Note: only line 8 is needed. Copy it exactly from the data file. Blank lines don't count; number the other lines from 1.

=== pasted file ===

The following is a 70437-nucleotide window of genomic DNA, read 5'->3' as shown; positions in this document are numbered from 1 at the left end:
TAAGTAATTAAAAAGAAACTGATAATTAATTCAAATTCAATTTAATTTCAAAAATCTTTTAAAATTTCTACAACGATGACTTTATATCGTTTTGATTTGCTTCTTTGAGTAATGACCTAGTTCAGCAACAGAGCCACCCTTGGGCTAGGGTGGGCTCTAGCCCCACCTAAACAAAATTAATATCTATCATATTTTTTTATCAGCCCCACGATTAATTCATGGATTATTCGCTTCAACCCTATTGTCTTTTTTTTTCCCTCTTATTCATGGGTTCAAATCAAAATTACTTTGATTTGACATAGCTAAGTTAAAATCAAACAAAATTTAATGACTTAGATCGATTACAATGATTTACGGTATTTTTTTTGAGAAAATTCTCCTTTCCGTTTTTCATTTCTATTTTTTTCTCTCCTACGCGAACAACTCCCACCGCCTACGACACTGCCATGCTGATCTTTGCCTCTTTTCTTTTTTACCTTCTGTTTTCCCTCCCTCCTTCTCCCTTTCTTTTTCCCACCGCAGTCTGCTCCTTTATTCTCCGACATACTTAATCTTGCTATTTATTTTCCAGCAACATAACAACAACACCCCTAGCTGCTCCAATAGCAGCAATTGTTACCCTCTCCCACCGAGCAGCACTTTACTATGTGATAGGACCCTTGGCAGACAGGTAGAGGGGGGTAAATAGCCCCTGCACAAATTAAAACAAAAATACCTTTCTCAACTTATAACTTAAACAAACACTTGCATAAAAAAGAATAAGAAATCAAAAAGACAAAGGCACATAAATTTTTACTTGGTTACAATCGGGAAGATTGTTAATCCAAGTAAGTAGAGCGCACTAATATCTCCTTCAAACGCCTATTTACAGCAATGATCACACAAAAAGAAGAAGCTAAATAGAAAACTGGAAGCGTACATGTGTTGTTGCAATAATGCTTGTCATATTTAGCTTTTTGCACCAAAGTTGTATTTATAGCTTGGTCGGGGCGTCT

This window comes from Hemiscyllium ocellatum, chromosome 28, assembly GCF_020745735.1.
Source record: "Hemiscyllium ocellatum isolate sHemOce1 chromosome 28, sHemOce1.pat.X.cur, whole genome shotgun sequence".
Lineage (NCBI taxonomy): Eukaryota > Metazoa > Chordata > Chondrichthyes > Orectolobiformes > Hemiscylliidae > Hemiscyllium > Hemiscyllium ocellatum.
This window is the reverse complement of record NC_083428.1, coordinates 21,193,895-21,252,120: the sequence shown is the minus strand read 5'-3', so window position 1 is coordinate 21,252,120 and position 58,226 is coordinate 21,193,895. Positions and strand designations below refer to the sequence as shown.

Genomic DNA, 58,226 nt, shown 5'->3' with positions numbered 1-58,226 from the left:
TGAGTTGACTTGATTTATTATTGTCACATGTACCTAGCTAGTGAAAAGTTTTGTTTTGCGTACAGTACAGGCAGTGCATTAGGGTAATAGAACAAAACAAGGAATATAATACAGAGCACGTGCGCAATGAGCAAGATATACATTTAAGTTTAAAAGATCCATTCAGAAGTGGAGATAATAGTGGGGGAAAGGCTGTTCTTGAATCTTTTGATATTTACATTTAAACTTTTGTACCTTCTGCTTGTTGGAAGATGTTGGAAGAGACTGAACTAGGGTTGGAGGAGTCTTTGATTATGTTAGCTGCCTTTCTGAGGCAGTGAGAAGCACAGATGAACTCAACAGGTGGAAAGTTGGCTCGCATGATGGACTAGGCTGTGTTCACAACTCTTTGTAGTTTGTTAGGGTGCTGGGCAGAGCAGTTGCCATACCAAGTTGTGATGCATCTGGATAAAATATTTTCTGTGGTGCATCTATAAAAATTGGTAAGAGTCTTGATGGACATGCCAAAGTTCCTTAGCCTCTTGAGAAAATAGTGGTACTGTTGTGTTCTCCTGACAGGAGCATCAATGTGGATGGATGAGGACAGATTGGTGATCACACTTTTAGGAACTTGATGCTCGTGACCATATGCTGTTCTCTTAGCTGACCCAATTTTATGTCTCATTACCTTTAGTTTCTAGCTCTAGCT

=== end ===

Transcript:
TGAGTTGACTTGATTTATTATTGTCACATGTACCTAGCTAGTGAAAAGTTTTGTTTTGCGTACAGTACAGGCAGTGCATTAGGGTAATAGAACAAAACAAGGAATATAATACAGAGCACGTGCGCAATGAGCAAGATATACATTTAAGTTTAAAAGATCCATTCAGAAGTGGAGATAATAGTGGGGGAAAGGCTGTTCTTGAATCTTTTGATATTTACATTTAAACTTTTGTACCTTCTGCTTGTTGGAAGATGTTGGAAGAGACTGAACTAGGGTTGGAGGAGTCTTTGATTATGTTAGCTGCCTTTCTGAGGCAGTGAGAAGCACAGATGAACTCAACAGGTGGAAAGTTGGCTCGCATGATGGACTAGGCTGTGTTCACAACTCTTTGTAGTTTGTTAGGGTGCTGGGCAGAGCAGTTGCCATACCAAGTTGTGATGCATCTGGATAAAATATTTTCTGTGGTGCATCTATAAAAATTGGTAAGAGTCTTGATGGACATGCCAAAGTTCCTTAGCCTCTTGAGAAAATAGTGGTACTGTTGTGTTCTCCTGACAGGAGCATCAATGTGGATGGATGAGGACAGATTGGTGATCACACTTTTAGGAACTTGATGCTCGTGACCATATGCTGTTCTCTTAGCTGACCCAATTTTATGTCTCATTACCTTTAGTTTCTAGCTCTAGCT